False Allegations – further trend of “Upward” Bullying

We have been contacted by several clients in recent months wherein executives, directors, business owners and HR managers attempting to performance manage an employee over a medium to long period of time have had false allegations of bullying directed towards them.  Linking such “bullying” action with mental health issues or using it as an angle for a General protections claim, something we have covered in a previous article “The Rise Of Upward Bullying: How Employers Can Protect Themselves From Being Bullied By Employees” is also a cause of great concern.

False Allegations and their effect on managers

The effect of course is managers and directors stop the disciplinary or show cause process for fear of an argument that any disciplinary action especially termination of employment is in relation to the complaint. 


It can turn out quite nasty and we have had several false allegations, complaints and incidents which does not seem out of place at many workplaces:

  • During a discussion with an employee about their performance (and failure to meet expectations) the employee claimed it was because her manager “talked down to her” and this made her feel “anxious”
  • During a show cause process where an employee was being investigated for inappropriate sexual behaviour in the workplace the employee accused his supervisor of “making it all up”, talking to him in a “vindictive way” and “targeting him”
  • During a meeting where a manager was discussing with an employee her failure to meet crucial deadlines which cost the company significant commercial monies the employee accused the manager of “telling her what to do all the time which caused stress”
  • During a meeting to discuss the reasons why the employee was not going to be successful in obtaining the promotion they were hoping for the CEO was accused of “swearing”, “making jokes at his expense” and making him feel anxious and stressed to come to work because of it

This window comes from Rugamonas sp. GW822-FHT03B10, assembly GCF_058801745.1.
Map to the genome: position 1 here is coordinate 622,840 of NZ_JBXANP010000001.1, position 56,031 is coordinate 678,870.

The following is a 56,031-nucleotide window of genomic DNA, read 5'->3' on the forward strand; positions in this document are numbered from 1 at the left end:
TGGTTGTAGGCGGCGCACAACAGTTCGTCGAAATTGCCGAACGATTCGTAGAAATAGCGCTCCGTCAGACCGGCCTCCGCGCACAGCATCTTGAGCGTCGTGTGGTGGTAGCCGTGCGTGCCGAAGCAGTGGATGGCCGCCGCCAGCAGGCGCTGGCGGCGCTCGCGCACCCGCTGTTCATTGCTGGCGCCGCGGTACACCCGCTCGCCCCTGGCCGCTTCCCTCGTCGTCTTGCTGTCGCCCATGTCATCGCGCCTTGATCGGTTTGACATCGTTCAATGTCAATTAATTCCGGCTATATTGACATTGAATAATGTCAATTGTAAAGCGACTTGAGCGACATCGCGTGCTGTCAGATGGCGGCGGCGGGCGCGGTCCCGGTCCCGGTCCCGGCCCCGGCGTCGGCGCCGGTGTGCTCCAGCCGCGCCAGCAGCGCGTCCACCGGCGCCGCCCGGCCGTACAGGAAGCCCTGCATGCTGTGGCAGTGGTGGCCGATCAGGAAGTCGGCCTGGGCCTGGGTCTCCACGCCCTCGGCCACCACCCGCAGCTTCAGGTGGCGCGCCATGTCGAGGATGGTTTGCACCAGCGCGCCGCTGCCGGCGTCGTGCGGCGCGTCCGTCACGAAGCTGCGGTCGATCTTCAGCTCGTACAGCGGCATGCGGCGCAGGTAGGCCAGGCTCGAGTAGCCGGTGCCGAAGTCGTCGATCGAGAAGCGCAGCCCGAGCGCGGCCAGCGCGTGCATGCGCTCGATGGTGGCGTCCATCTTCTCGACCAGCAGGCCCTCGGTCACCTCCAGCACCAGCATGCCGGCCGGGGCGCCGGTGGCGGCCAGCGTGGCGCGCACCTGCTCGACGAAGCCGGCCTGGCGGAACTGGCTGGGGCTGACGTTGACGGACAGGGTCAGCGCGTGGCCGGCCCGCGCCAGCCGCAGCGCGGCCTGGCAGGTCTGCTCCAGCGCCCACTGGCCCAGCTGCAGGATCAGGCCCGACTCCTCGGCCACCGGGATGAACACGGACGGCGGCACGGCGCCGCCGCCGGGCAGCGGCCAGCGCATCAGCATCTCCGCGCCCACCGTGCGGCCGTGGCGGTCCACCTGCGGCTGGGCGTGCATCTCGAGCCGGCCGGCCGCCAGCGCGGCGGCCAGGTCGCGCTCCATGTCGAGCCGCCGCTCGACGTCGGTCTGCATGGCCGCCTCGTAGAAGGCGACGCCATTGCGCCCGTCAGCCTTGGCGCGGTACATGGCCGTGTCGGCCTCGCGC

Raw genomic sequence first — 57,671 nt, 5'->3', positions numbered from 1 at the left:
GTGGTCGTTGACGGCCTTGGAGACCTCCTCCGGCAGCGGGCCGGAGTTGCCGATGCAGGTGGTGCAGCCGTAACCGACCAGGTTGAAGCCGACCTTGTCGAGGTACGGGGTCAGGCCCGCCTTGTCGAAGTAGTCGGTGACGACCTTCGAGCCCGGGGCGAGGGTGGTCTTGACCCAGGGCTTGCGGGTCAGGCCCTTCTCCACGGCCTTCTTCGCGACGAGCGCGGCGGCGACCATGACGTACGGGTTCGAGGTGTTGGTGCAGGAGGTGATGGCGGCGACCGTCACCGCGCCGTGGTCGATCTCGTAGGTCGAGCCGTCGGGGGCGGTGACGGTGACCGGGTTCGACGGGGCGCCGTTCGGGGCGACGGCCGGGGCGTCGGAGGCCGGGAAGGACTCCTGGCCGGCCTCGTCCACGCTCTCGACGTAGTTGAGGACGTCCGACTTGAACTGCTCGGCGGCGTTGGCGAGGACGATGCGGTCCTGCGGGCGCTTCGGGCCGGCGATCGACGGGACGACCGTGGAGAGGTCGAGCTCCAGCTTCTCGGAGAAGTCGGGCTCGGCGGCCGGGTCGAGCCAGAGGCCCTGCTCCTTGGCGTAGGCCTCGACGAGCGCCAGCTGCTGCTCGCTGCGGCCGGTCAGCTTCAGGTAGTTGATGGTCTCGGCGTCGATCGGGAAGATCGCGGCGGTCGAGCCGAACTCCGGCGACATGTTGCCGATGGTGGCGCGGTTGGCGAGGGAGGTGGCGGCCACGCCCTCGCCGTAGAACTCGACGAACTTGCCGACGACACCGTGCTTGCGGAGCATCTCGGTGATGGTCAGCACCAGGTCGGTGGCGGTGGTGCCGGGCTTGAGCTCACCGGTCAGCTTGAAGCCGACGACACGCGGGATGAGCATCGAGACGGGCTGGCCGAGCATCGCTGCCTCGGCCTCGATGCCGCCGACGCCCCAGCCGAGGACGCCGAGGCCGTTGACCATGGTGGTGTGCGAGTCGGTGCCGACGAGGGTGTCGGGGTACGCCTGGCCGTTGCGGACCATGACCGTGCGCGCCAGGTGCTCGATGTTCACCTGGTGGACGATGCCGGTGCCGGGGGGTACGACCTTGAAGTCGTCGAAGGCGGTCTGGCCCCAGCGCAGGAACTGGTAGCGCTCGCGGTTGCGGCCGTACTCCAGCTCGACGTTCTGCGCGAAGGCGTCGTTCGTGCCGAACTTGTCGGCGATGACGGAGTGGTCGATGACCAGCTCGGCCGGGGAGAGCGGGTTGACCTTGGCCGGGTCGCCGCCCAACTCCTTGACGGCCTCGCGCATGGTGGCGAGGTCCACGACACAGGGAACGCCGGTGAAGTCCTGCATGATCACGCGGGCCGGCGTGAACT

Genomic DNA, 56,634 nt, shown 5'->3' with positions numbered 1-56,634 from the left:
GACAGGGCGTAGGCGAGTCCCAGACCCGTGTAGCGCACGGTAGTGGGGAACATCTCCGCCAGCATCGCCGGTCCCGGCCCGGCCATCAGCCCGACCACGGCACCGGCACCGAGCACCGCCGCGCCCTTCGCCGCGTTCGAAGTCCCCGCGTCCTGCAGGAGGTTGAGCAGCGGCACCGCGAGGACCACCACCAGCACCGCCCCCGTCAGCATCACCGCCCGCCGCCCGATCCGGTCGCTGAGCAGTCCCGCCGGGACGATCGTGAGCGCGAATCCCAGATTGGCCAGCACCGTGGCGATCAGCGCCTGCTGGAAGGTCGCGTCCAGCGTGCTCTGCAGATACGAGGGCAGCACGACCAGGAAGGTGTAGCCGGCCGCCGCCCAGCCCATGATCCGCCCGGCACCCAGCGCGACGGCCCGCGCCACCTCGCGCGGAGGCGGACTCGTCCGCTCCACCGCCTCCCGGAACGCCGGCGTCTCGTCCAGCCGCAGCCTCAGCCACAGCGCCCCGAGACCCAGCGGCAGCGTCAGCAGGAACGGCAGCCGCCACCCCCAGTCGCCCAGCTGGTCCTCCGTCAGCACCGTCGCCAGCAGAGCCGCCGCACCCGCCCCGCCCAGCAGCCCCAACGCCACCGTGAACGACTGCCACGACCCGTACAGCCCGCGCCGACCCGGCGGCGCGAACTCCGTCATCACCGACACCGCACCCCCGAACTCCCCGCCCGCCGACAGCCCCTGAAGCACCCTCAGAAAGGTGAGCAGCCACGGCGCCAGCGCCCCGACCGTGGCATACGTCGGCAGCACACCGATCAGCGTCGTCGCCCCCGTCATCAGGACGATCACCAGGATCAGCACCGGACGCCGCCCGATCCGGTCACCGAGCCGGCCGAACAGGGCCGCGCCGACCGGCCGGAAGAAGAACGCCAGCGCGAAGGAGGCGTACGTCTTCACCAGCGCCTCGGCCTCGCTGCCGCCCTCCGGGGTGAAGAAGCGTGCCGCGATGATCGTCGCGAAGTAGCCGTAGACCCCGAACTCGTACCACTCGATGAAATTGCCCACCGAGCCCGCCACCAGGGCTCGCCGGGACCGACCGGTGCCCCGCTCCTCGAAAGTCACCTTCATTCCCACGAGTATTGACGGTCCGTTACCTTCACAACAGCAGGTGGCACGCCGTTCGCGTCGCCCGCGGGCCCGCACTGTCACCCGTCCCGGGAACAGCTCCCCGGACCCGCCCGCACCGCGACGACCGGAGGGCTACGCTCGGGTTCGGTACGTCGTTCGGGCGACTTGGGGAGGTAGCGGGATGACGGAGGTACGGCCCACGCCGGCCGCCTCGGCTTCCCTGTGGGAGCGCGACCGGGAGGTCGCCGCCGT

During change management and organisational restructures complaints are triggered at a much higher rate and how you deal with such allegations can be the difference between a successful General protections claim or a claim that may only lead to a minor settlement or nothing at all. Surprisingly we have also found after there is company wide sexual harassment, EEO or workplace bullying training the number of false allegations leveled against managers increases.  For the managers and executives managing their staff and having to deal with performance and misconduct issues it is understandable that the manager may feel quite hurt, offended or downright angry with false allegations made against them.  Been left to fester this can turn into a Workcover claim, workplace health and safety breach, unfair dismissal claim, breach of contract or general protections claims against an employer.

Duty of Care